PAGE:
Post-Nothing - Japandroids
Metascore
82

Universal acclaim - based on 21 Critics

Critic score distribution:
  1. Positive: 20 out of 21
  2. Negative: 0 out of 21
  1. Vancouver duo Brian King and David Prowse throw themselves into every song as if it's the last one they'll ever play. That go-for-broke attitude carries their third album, which is less about the songs than the sheer joy of playing them.
  2. Regardless of classification, Japandroids have created something pure, something without pretense and without any concern for how smart or cool they will sound.
  3. Their debut is a gale-force riot, a virtual tempest of joyous abandon.
  4. Yes, there’s technically more instrumental breadth in most episodes of Sesame Street, but this is a deeply, troublingly emotional record.
  5. It’s all quite charming and lovely.
  6. This is terminally catchy music played with punk's enthusiasm and velocity, and maybe it's the fact that there's only two dudes in this band that makes you feel like joining in to bash along.
  7. Maybe its sunstroke, but I feel compelled to suggest that two young Canucks trading in sludgy punk-pop tunes may have crafted a rock album that gets closer to perfection than any other album this year so far.
  8. Japandroids' (or JPNDRDS) first full length--Post-Nothing--is the perfect embodiment of the post-teen angst, excitement, anxiety and fuck-it artlessness of finally packing your bags and moving on, wherever the destination as long as it’s at least a million miles away from home.
  9. They're innocent, they're simple, and they're filled with blindingly good hooks. It's all thrown together with a superb sense of knowing what works.
  10. Post-Nothing is convincing in its candor to the point of exhaustion.
  11. Post-Nothing is their eight-song debut, and it goes by in a flash of infectious, sweaty anthem jams about angsty youth problems.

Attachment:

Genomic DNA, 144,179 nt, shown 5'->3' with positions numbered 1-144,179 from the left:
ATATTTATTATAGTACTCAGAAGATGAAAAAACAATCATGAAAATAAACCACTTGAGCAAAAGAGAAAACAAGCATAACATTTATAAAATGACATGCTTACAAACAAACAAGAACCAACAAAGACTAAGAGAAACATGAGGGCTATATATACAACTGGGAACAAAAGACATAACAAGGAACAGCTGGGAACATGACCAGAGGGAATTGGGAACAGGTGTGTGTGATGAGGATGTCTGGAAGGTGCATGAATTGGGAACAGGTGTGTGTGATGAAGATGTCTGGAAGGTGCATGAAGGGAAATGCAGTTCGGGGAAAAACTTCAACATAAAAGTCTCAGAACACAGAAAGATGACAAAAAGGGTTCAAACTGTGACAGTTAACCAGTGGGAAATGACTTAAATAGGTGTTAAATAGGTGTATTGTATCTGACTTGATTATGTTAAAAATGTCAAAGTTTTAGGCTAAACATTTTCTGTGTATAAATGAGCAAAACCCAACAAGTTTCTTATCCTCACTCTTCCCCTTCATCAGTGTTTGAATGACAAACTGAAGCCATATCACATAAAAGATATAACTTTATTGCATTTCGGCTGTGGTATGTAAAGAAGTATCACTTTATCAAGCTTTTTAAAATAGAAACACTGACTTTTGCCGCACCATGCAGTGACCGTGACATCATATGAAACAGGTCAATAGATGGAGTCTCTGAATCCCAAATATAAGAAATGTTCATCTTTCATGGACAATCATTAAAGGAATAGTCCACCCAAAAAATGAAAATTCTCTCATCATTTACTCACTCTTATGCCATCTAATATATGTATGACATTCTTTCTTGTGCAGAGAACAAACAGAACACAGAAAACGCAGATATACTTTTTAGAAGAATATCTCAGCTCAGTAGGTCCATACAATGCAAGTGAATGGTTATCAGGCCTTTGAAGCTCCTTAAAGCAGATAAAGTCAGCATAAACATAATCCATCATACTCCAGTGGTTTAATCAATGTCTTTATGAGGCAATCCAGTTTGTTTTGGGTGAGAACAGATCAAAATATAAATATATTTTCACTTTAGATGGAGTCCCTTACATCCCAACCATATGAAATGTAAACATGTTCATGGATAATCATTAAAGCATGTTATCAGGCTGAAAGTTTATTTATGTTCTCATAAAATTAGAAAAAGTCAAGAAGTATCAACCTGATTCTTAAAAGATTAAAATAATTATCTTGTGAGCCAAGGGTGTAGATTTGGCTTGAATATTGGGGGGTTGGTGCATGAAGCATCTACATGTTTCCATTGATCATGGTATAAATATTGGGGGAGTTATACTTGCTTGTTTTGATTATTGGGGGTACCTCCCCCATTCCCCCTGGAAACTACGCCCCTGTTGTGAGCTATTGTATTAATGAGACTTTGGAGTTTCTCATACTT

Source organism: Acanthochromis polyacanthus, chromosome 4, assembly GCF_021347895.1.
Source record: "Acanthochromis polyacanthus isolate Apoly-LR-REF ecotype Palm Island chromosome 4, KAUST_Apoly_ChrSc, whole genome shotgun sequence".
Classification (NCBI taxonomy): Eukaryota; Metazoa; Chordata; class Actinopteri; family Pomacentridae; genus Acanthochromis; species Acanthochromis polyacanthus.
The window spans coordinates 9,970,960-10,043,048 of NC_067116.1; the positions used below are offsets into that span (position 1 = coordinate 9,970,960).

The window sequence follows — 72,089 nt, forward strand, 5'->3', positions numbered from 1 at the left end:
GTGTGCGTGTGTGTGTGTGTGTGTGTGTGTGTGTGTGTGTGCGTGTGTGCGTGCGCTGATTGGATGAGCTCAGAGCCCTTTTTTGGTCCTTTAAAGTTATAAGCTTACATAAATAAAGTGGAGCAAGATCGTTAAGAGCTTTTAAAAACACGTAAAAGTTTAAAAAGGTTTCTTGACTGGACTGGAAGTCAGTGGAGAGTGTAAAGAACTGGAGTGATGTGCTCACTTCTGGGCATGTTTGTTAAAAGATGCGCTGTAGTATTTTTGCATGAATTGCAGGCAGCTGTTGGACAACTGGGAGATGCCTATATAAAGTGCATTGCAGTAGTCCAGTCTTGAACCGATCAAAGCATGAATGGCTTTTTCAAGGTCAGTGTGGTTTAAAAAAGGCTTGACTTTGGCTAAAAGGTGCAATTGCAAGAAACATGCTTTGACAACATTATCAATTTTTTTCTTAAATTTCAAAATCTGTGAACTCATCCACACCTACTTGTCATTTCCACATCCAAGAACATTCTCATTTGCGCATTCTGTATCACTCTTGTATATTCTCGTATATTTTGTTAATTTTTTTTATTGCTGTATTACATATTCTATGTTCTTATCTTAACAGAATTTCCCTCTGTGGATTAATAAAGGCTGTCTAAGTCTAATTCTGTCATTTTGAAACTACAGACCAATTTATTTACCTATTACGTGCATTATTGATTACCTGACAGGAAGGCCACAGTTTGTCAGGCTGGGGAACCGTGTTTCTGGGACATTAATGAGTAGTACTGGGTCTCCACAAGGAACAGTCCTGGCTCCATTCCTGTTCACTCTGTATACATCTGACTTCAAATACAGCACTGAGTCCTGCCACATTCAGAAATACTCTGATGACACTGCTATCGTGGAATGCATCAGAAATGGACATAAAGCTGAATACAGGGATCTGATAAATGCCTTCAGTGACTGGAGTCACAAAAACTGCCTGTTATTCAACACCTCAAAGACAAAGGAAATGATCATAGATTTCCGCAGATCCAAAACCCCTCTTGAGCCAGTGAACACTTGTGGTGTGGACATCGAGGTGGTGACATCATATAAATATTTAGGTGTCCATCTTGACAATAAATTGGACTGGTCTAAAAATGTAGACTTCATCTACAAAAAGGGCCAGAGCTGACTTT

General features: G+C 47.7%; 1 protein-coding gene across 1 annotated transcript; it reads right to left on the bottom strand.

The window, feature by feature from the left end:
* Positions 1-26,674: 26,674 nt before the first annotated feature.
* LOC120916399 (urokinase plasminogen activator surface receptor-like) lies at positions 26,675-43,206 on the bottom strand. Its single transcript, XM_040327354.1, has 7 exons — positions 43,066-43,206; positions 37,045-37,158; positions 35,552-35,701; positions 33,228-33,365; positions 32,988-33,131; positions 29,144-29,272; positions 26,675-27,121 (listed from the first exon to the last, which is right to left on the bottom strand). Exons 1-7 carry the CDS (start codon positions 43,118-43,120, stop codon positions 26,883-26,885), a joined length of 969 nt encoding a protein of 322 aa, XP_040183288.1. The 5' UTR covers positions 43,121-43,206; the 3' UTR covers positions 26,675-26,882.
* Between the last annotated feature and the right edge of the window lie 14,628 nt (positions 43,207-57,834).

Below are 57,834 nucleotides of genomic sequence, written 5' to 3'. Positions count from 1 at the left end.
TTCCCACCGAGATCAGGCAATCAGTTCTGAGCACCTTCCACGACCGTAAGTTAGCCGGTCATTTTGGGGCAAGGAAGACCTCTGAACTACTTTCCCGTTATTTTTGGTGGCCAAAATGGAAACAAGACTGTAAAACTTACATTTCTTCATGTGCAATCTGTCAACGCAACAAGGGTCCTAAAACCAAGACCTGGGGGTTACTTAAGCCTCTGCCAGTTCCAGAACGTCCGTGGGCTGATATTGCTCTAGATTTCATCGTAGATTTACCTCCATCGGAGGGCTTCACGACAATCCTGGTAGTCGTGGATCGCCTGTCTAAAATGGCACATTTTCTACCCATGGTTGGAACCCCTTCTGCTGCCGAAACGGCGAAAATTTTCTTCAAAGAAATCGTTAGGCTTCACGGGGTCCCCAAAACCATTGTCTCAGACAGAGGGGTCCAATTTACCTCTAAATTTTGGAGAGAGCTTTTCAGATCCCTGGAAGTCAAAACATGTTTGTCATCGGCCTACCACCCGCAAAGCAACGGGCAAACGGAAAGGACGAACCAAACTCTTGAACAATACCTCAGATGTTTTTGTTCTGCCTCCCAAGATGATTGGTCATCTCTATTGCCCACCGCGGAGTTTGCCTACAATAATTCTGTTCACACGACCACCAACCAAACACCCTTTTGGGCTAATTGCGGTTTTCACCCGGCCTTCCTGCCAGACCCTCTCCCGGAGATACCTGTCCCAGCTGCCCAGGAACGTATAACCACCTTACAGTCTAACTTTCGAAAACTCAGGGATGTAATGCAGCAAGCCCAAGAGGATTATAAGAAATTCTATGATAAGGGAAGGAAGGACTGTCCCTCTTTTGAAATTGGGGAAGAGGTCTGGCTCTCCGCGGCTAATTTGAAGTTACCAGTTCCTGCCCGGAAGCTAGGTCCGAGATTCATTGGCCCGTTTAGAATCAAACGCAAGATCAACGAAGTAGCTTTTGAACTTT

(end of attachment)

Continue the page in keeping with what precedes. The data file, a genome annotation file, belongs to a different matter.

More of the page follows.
12. On their debut disc, Post-Nothing, guitarist Brian King and drummer David Prowse deliver a rush of fuzzed-out rockers and stoner-metal grooves, plus an awesomely bummed-out drone called 'I Quit Girls.'
  13. 70
    Japandroids have a point of view (young, male, infatuated with the promise of the present) and an M.O. (excellently fuzzed-out garage rock played as if at the apocalypse), but more impressively, they've mastered another secret to swaying the public: confidence without smugness.
  14. The cacaphonous bursts of garage-rock fuzz on this young Vancouver duo's third album are the stuff of a thousand beer-soaked basement parties--shambolic, sweaty, and happily unrefined.
  15. Post-Nothing is an album that deserves listens and that will definitely gather support with this re-issue.
  16. Filled with bounce, bite and surprising cohesion, Post-Nothing is a deceptive little piece that is as much fun as it is subversive.
  17. Sure, there’s nothing at all novel about young dudes feeling immortal and wanting to get laid, but Japandroids infuse those well-worn tropes with enough energy and songcraft to make it feel refreshing.
  18. 'Young Hearts Spark Fire' showcases their gleeful exuberance, but even on more subdued numbers like 'Sovereignty,' they still sound like two kids who don't yet know their own strength.
  19. While King’s hyperdrive approach to laying guitar brick rarely sits perfectly flush with Prowse’s cyclonic drums, every spasm on the recording sticks. The combined explosions never quit popping until the muddy sigh of the heartbreaking closer, 'I Quit Girls.'
  20. Perhaps unsurprisingly, this template leaves little room for subtlety, yet what the duo's first lacks in brains it makes up for in sheer noisy exuberance, displaying on Crazy/Forever a common thread with the once majestic ...And You Will Know Us By The Trail Of Dead. [Dec 2009, p. 116]
  21. 74
    This album has the beauty of controlled chaos, it's emotive yet carefree and secure. [Spring 2009, p.103]
User Score
8.5

Universal acclaim- based on 46 Ratings

User score distribution:
  1. Positive: 15 out of 16
  2. Mixed: 0 out of 16
  3. Negative: 1 out of 16
  1. Jun 18, 2012
    9
    I'm surprised these two rockers aren't as big as they should be. Maybe that's a good thing. Either way, Post-Nothing is pure rock and roll. From the pulsating drums to Brian King's rough guitar riffs, Japandroids just spill anxious youth rock. It's almost a perfect album. A- Full Review »